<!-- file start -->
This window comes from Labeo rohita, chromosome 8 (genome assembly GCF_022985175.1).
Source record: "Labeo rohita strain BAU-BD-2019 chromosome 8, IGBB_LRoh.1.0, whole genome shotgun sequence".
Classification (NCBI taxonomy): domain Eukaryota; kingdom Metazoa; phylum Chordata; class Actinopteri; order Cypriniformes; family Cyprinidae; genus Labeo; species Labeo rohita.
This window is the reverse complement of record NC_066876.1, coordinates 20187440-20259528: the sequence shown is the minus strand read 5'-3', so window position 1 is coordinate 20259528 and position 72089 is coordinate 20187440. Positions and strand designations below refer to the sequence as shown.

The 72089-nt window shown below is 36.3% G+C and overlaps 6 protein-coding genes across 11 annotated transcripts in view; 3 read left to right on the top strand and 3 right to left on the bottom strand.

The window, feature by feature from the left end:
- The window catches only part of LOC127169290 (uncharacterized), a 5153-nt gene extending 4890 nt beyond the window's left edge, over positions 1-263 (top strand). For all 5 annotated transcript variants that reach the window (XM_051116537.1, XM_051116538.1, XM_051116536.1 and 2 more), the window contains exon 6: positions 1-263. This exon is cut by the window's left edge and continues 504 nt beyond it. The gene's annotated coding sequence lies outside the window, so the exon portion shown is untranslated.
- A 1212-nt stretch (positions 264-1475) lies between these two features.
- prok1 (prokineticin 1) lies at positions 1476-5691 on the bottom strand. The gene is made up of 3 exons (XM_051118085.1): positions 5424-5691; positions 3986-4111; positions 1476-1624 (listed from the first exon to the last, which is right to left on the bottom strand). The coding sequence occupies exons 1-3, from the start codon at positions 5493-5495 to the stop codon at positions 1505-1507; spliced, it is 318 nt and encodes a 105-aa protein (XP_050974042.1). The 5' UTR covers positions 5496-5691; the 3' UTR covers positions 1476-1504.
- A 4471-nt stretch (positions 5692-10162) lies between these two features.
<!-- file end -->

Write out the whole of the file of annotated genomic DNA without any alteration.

This window comes from Labeo rohita, chromosome 8 (genome assembly GCF_022985175.1).
Source record: "Labeo rohita strain BAU-BD-2019 chromosome 8, IGBB_LRoh.1.0, whole genome shotgun sequence".
Classification (NCBI taxonomy): domain Eukaryota; kingdom Metazoa; phylum Chordata; class Actinopteri; order Cypriniformes; family Cyprinidae; genus Labeo; species Labeo rohita.
This window is the reverse complement of record NC_066876.1, coordinates 20187440-20259528: the sequence shown is the minus strand read 5'-3', so window position 1 is coordinate 20259528 and position 72089 is coordinate 20187440. Positions and strand designations below refer to the sequence as shown.

The 72089-nt window shown below is 36.3% G+C and overlaps 6 protein-coding genes across 11 annotated transcripts in view; 3 read left to right on the top strand and 3 right to left on the bottom strand.

The window, feature by feature from the left end:
- The window catches only part of LOC127169290 (uncharacterized), a 5153-nt gene extending 4890 nt beyond the window's left edge, over positions 1-263 (top strand). For all 5 annotated transcript variants that reach the window (XM_051116537.1, XM_051116538.1, XM_051116536.1 and 2 more), the window contains exon 6: positions 1-263. This exon is cut by the window's left edge and continues 504 nt beyond it. The gene's annotated coding sequence lies outside the window, so the exon portion shown is untranslated.
- A 1212-nt stretch (positions 264-1475) lies between these two features.
- prok1 (prokineticin 1) lies at positions 1476-5691 on the bottom strand. The gene is made up of 3 exons (XM_051118085.1): positions 5424-5691; positions 3986-4111; positions 1476-1624 (listed from the first exon to the last, which is right to left on the bottom strand). The coding sequence occupies exons 1-3, from the start codon at positions 5493-5495 to the stop codon at positions 1505-1507; spliced, it is 318 nt and encodes a 105-aa protein (XP_050974042.1). The 5' UTR covers positions 5496-5691; the 3' UTR covers positions 1476-1504.
- A 4471-nt stretch (positions 5692-10162) lies between these two features.